Baltimore has long housed a dirt bike subculture, earning the city the unofficial title of “dirt bike capital of the U.S.” However, Charm City has taken a less than charming official stance on the vehicles, with numerous laws meant to subdue their ownership and usage, claiming a threat to public safety. Possessing a dirt bike, unless it is immobilized or riding one on public or private property, in the city is illegal. Yet, much like skateboarding or extreme sports, dirt biking is an art form for those that partake in it.
Brittany Young is one Baltimore resident whose life has been impacted by this activity. She remembers watching the riders at Druid Hill Park with her family on summer Sundays before going home for an episode of Bill Nye the Science Guy. The two interests are not as different as they may seem: “A rider has to think about how much time it will take to pop a wheelie, get down a street at whatever speed they are going and make sure they don’t crash,” she told The 74.
Young received her first chemistry set at the age of six. Her first Black teacher, Ms. Taylor, let her attend high school science club competitions even though she was only in third grade. “That’s what kind of redirected the evil genius, mad scientist, little Brittany to think, ‘Okay, this is really a career, and I think I want to go into engineering,’” she explained to Shondaland. She later worked as an engineer for the National Aeronautics and Space Administration and as an adjunct faculty member at Baltimore City Community College. These experiences inspired her to play a teaching role for the city’s Black youth.
In 2017, Young founded B-360. Almost poetically, the nonprofit brings all the pieces of her life together by using dirt bikes to deal with systemic social issues. First, it addresses the lack of Science, Technology, Engineering, and Math (STEM) education and opportunity for young Black people.
Pew Research Center findings from 2021 show that Black workers only make up 9% of the workforce in STEM. B-360 creates a pipeline for Black children into those careers. Kids under 16 years old are given an education with actual application in dirt bike riding, while those who are older are trained to be instructors and mentors.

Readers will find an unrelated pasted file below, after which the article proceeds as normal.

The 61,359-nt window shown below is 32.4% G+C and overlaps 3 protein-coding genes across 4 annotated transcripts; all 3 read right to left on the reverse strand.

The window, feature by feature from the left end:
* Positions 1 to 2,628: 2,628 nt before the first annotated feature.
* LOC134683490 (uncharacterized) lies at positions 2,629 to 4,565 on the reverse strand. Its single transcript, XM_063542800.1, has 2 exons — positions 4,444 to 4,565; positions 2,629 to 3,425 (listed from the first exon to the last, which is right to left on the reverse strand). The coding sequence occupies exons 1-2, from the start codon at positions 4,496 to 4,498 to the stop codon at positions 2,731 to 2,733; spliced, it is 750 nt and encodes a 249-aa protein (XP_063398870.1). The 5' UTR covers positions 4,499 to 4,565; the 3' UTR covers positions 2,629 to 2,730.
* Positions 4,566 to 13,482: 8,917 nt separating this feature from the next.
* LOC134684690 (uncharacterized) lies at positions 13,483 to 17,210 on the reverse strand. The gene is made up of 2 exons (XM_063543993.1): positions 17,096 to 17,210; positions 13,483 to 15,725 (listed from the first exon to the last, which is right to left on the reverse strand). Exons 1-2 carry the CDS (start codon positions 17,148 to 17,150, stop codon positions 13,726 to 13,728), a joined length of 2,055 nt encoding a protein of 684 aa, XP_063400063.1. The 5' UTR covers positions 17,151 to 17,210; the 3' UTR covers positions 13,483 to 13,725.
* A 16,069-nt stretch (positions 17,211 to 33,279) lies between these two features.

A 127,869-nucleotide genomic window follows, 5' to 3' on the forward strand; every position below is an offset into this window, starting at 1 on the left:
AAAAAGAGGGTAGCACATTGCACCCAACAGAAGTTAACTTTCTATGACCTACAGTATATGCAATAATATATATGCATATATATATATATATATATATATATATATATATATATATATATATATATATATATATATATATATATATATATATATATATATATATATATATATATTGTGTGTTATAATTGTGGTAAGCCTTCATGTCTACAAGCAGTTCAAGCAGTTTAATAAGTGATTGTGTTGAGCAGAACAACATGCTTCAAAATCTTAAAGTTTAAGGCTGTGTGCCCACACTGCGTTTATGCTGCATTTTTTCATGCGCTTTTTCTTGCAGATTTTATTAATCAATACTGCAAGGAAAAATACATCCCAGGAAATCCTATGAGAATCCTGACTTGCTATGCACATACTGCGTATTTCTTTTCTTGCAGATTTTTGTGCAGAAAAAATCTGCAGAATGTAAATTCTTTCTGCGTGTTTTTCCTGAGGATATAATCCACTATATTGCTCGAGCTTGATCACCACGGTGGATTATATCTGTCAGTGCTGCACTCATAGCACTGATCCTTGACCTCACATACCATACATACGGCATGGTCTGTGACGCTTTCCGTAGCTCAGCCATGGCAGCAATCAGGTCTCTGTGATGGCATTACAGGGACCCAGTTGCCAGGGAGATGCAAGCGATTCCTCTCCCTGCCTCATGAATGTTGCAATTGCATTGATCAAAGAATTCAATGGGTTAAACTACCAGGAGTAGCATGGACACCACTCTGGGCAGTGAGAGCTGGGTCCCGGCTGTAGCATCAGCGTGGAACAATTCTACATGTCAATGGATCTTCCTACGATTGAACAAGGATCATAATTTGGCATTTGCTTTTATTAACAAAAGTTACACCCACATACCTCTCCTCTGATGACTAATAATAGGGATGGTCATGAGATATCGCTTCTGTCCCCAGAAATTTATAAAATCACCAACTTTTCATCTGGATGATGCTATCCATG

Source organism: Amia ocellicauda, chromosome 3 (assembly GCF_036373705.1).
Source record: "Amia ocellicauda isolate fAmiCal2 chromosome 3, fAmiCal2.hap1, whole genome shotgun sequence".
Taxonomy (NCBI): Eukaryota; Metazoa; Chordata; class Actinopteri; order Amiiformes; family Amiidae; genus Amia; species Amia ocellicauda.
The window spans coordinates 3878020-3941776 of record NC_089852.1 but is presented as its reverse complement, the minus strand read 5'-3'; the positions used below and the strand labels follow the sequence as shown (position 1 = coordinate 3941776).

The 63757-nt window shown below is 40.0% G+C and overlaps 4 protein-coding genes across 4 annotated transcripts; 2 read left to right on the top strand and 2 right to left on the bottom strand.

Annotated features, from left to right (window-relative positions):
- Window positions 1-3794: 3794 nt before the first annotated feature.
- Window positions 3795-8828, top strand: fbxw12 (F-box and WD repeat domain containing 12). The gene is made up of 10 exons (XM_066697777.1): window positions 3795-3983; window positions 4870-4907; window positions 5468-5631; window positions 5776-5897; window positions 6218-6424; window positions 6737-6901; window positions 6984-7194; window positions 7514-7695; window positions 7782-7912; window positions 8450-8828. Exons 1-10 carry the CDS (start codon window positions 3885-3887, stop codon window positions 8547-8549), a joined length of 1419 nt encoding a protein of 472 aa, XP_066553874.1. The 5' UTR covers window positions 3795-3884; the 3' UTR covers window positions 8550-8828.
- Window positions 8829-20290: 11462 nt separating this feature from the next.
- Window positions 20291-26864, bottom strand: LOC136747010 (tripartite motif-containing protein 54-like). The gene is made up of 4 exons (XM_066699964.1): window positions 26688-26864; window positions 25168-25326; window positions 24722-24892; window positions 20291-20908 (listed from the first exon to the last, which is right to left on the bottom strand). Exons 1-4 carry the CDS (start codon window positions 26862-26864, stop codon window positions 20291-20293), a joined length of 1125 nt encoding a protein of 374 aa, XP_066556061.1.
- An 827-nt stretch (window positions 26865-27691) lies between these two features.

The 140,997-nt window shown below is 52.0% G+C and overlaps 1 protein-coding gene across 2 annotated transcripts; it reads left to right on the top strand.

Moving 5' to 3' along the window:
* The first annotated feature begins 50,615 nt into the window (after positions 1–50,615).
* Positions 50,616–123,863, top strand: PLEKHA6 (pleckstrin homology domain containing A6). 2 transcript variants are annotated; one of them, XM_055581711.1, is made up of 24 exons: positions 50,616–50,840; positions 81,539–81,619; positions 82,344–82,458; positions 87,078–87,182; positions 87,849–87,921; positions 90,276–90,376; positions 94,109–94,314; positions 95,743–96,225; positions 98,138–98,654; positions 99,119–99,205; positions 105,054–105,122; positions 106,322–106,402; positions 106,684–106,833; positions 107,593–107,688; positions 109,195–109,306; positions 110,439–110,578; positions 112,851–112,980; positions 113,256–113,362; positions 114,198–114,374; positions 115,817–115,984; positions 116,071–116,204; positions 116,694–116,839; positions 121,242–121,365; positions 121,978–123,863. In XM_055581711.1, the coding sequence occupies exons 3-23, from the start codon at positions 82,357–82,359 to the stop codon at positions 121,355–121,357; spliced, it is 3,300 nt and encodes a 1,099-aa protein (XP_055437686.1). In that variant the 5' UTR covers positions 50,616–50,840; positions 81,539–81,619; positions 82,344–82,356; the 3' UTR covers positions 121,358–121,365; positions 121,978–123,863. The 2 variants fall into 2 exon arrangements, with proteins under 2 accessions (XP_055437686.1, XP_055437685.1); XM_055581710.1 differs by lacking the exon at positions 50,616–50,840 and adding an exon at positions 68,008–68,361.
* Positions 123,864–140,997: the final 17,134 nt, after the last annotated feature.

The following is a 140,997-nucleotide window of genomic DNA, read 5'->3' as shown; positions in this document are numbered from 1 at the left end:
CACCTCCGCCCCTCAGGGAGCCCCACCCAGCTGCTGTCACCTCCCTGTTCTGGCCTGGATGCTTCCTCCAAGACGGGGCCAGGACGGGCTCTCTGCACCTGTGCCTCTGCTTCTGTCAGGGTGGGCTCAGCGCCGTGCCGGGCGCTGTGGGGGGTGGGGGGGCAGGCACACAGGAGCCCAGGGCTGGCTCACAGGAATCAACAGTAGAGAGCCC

As Young tells Forbes, “The culture in a lot of STEM institutions is white male-led, or white-led, period. You can be ready for STEM, but STEM isn’t always ready for you. And so we want to get more Black people to not only go into STEM but to stay there.” Perhaps most importantly, participants learn that these careers are out there and accessible to them. B-360 has worked with over 7,000 kids under 16 and has helped them achieve a 45 percent improvement on state standardized testing.
Second, B-360 addresses Baltimore’s harsh punishments for these nonviolent offenses, amounting to fines of up to $1,000 or imprisonment of up to 90 days.
As Young illustrated to Vice, “Imagine whatever you use to relieve your stress. If, publicly, someone crushed it—condemned you for using it—is that not only going to hurt your feelings but also make you want to go harder? Cities are unconsciously igniting wars but not wanting. . . a real solution.” She instead channels dirt bikes to create opportunities for riders.
Young protects them from criminalization through a diversion program she started with Baltimore City State’s Attorney’s Office in March 2021. The Office refers individuals charged with dirt bike offenses – who are over 18 and have no violent criminal history – to B-360. They work through 20 programming hours covering traffic safety, STEM topics, and employment preparation. In the end, B-360 writes a letter to the judge to have the case dismissed. This program has led to an 81 percent decrease in arrests for dirt biking in the city and saved taxpayers $1.2 million by avoiding prison time. “The kids and young adults we work with want to have fun every day, and they deserve an opportunity to have fun, to be safe, and to exist,” she told the Baltimore Banner.
This young founder also provides these kids with safe spaces to practice riding. “The reason people ride dirt bikes in traffic is that there are no dedicated spaces for it,” she said to Forbes. B-360 has therefore held events at locations like the B&O Railroad Museum, which allowed the group to use empty parking spaces on their land so they would not be in danger on busy roads.
However, Young has bigger dreams: a permanent campus in Baltimore City with an indoor and outdoor riding track, classrooms, and a technology lab. The team reached out to Senators Chris Van Hollen and Ben Cardin, which resulted in a $3 million federal investment for the first dirt bike campus in the U.S., announced on March 24. “Senator Cardin and I fought to invest in them because we believe they have been — and will continue to be — part of making Baltimore a stronger community with greater prosperity,” Senator Van Hollen wrote to Technical.ly. The campaign for the vision, Ride 4 Change, seeks to raise $10 million by 2024.
At the announcement, Young said she wanted to offer over 250,000 jobs and transform the motorsports industry. B-360 is more than that. It is about continuing to invest in Black people at an unseen level.
It’s right there in the name. Young explained to the 74: “It’s not just about dirt bikes; it’s about Black freedom. So, literally, be part of a change, be part of a revolution, be part of systemic change beyond dirt bikes, for Black people across the country.”